An arts venue in the historic heart of a Herefordshire town has seen off moves to stop it hosting drinking and live music.

The 17th-century St Katherine’s Barn, marketed simply as The Barn, lies within Ledbury’s conservation area next to the St Katherine’s Hall and the Master’s House.

In 2018, Robin Oakey and Lynn Jones “turned it from a wreck into a bright and vibrant creative space” hosting regular exhibitions and events, their website explains.


But in September last year, Herefordshire Council issued them with an enforcement notice requiring them to stop using it as a bar and music venue, saying it only had permission to operate as a gallery and café.

“The use of the building for these additional purposes is causing significant harm to the amenity of nearby residents through excess noise,” the notice said.

Hereford Times: The Barn, Ledbury, following its conversionThe Barn, Ledbury, following its conversion (Image: Newsquest)

Mr Oakey and Ms Jones appealed against this, contending that while alcohol is indeed sold and live music played at the venue, this did not amount to a material change of use.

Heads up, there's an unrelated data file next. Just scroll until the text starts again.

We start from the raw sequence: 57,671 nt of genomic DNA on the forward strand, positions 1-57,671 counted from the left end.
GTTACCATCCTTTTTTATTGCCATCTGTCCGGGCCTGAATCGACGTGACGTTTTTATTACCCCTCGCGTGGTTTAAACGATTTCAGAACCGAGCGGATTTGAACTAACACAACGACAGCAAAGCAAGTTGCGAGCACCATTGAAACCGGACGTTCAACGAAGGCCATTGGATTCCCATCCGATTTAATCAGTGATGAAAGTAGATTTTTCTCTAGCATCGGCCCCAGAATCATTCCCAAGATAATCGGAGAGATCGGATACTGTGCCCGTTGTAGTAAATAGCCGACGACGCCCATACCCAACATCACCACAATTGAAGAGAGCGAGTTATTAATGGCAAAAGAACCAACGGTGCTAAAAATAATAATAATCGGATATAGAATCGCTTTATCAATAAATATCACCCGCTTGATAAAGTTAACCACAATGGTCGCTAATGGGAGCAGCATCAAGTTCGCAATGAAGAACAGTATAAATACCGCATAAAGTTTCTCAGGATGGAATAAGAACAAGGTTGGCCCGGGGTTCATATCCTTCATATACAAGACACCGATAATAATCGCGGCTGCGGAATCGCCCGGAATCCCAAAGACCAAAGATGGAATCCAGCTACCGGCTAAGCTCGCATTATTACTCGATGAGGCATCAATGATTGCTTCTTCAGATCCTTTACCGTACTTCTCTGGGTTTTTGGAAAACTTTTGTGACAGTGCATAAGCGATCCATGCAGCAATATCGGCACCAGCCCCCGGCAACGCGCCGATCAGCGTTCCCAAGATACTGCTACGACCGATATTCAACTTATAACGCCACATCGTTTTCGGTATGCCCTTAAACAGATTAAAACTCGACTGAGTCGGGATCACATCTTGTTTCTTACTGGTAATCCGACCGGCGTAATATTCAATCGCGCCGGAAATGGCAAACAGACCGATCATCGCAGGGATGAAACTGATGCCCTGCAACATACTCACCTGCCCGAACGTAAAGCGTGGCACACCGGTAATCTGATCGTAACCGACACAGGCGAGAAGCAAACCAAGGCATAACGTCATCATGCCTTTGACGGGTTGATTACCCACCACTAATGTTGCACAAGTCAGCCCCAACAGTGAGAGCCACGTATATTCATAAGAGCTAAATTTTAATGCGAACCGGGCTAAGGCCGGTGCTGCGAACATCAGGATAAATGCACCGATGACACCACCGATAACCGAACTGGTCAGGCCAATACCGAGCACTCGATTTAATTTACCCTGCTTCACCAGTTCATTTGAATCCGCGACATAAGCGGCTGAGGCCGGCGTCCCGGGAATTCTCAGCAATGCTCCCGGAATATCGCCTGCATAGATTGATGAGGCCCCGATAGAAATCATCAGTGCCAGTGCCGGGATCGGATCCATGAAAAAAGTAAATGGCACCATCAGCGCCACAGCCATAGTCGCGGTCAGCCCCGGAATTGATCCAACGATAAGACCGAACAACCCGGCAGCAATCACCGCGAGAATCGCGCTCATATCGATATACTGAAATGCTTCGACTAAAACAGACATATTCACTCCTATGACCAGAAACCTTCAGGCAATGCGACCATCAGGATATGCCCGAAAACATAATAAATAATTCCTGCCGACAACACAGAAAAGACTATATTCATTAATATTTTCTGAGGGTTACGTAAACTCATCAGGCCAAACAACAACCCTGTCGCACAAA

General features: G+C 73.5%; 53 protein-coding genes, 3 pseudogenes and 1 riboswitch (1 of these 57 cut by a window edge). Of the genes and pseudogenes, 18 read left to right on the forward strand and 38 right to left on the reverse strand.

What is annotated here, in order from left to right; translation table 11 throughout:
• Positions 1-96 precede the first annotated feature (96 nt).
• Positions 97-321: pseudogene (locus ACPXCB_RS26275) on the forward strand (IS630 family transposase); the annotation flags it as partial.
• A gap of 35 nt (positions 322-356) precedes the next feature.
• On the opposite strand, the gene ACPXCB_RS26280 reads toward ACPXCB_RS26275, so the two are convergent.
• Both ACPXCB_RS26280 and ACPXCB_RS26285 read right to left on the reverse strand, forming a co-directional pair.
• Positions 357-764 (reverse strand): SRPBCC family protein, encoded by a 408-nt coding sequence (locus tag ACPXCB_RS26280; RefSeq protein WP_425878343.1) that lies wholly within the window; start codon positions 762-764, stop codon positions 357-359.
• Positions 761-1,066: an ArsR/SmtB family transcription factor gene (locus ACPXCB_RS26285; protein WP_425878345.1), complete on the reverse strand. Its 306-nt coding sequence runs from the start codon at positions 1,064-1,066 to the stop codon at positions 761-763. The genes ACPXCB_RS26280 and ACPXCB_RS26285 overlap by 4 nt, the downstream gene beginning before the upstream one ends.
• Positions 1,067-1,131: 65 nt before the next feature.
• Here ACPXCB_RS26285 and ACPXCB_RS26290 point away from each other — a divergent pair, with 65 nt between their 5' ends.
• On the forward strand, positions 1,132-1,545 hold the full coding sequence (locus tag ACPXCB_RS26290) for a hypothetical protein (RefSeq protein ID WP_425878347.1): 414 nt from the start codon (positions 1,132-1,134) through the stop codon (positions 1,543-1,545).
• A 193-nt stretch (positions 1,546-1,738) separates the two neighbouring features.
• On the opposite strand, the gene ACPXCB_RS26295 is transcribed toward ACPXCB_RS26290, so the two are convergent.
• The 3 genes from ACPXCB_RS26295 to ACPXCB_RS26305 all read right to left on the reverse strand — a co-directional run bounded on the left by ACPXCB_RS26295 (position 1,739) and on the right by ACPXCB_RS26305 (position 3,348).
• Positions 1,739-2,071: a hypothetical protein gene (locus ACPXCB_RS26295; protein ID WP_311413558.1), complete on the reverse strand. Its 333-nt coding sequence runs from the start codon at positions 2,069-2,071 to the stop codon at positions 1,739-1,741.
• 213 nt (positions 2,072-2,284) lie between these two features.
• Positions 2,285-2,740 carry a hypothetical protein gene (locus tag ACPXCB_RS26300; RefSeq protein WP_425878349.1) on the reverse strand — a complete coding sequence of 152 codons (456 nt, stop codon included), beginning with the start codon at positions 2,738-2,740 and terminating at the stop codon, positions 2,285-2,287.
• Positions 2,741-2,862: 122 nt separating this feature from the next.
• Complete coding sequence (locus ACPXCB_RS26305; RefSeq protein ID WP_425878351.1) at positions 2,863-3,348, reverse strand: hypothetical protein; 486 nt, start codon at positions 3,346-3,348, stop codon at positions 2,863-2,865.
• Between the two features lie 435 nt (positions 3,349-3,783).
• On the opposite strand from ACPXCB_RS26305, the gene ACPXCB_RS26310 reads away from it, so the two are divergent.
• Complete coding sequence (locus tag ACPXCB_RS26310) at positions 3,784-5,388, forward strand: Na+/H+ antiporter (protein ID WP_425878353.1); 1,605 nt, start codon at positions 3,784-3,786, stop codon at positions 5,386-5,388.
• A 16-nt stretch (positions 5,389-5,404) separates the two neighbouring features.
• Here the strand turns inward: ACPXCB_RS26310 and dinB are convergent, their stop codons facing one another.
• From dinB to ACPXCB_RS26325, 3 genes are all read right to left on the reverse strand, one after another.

Planning inspector H Davies has now backed their claim, concluding that the limited scale and frequency of these other uses of The Barn “can be considered incidental to the primary uses, rather than as separate and additional primary uses, [which] have not changed”.


Following complaints “primarily from one nearby resident”, a statutory noise nuisance notice had been served on the venue in October 2019, the inspector noted.

However, lying next to the Feathers Hotel with its beer garden, “the general level of noise and activity which residents will experience in this area is quite different to a primarily residential area”, they added.

The inspector concluded that the claims which formed the basis of the council’s enforcement notice “do not constitute a breach of planning control” and were therefore invalid.

Ms Jones said the pending enforcement, combined with landscaping work to create a new town square immediately in front of The Barn, has meant this year “has been a struggle”, though it has continued to host “low-key, spontaneous” afternoon music events.

She thanked those who submitted over 20 letters of support to the planning inspector’s inquiry.